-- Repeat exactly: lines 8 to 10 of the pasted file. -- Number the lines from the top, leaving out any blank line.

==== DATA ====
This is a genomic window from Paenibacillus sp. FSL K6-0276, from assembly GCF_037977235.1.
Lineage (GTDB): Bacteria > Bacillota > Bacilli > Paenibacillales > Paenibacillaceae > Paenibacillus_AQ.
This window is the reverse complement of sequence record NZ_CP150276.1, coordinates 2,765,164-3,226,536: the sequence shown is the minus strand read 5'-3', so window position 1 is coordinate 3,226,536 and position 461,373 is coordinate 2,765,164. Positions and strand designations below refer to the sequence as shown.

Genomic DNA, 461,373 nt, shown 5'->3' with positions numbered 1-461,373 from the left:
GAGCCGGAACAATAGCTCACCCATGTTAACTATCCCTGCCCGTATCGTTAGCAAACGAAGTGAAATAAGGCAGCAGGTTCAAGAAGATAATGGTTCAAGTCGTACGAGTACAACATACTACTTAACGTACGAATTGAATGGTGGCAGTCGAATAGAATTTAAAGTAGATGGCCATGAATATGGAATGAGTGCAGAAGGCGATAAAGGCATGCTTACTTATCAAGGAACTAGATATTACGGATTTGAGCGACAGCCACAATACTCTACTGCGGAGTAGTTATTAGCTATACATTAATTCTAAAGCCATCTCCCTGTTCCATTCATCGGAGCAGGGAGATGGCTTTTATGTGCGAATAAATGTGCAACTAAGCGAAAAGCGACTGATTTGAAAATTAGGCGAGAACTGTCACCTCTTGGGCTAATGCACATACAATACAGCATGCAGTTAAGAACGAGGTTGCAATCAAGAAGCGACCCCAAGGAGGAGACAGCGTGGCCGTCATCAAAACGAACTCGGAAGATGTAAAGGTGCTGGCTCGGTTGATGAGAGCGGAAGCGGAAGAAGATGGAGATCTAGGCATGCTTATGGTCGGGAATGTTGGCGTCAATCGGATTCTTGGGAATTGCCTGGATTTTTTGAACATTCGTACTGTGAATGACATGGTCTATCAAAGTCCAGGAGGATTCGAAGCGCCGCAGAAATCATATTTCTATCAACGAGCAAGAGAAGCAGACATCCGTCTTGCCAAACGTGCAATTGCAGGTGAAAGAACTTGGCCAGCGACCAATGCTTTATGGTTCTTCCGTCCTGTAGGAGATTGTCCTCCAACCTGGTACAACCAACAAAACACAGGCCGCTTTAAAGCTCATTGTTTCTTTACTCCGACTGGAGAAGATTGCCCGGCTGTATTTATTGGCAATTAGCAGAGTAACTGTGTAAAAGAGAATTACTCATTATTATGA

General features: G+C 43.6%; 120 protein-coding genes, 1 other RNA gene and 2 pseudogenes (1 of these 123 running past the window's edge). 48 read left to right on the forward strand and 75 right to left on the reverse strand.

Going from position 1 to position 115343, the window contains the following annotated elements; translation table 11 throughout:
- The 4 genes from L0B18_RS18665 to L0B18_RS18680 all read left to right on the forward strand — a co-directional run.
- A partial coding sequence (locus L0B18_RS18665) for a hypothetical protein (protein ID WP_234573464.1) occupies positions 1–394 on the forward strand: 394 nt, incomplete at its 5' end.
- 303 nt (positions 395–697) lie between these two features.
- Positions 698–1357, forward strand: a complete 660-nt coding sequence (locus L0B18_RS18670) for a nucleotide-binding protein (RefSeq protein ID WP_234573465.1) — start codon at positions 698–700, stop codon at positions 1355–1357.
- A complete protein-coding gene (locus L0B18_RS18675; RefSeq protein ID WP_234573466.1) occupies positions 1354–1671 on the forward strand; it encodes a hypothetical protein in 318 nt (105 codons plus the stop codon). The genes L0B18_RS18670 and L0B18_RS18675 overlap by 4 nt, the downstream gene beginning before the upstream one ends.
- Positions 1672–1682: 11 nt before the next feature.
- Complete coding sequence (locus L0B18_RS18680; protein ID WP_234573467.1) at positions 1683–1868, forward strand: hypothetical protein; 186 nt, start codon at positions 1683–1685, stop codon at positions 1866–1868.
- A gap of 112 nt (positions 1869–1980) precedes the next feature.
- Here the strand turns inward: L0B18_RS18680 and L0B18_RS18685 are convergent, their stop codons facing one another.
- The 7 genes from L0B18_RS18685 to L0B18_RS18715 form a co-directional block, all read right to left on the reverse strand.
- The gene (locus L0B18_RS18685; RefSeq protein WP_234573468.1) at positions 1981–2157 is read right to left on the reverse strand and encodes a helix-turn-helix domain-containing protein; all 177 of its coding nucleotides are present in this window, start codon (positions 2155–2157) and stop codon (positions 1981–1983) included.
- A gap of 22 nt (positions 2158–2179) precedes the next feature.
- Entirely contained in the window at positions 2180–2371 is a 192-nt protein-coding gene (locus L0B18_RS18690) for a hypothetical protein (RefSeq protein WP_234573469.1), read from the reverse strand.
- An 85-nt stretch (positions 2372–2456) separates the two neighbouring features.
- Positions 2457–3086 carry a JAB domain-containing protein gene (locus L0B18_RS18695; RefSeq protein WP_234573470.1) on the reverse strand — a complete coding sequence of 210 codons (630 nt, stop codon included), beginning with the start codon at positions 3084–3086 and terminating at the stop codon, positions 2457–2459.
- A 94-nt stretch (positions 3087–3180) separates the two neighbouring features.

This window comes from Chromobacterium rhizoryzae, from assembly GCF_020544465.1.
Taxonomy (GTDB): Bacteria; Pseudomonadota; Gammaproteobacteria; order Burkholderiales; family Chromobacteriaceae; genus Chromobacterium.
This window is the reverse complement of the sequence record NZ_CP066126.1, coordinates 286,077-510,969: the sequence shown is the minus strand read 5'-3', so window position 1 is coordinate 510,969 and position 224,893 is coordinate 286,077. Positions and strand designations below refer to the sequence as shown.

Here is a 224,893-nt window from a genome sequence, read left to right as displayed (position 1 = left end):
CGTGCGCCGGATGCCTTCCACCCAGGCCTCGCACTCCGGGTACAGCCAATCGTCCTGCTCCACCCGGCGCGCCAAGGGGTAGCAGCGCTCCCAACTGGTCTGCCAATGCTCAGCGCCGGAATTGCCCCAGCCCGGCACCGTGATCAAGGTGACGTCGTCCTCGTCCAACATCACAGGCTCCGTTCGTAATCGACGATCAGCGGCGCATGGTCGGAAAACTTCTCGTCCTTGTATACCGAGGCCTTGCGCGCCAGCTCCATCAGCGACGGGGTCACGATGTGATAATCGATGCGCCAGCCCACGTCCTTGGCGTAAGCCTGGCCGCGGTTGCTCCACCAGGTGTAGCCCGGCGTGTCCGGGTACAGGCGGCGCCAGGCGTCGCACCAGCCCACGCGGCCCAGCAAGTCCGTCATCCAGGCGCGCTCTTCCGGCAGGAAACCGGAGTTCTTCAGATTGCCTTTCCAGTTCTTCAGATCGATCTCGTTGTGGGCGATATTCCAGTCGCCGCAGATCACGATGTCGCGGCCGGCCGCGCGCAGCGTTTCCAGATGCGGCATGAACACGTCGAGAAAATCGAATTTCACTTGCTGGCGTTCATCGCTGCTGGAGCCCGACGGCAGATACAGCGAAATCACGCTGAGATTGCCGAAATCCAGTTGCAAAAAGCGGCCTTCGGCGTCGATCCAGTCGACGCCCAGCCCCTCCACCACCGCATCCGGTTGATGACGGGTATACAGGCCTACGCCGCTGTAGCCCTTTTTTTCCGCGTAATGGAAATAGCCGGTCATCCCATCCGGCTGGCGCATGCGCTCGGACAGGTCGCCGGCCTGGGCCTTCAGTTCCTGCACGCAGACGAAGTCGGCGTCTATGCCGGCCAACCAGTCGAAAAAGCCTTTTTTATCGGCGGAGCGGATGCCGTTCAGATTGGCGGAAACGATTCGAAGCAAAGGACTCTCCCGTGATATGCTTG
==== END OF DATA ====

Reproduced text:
- The 4 genes from L0B18_RS18665 to L0B18_RS18680 all read left to right on the forward strand — a co-directional run.
- A partial coding sequence (locus L0B18_RS18665) for a hypothetical protein (protein ID WP_234573464.1) occupies positions 1–394 on the forward strand: 394 nt, incomplete at its 5' end.
- 303 nt (positions 395–697) lie between these two features.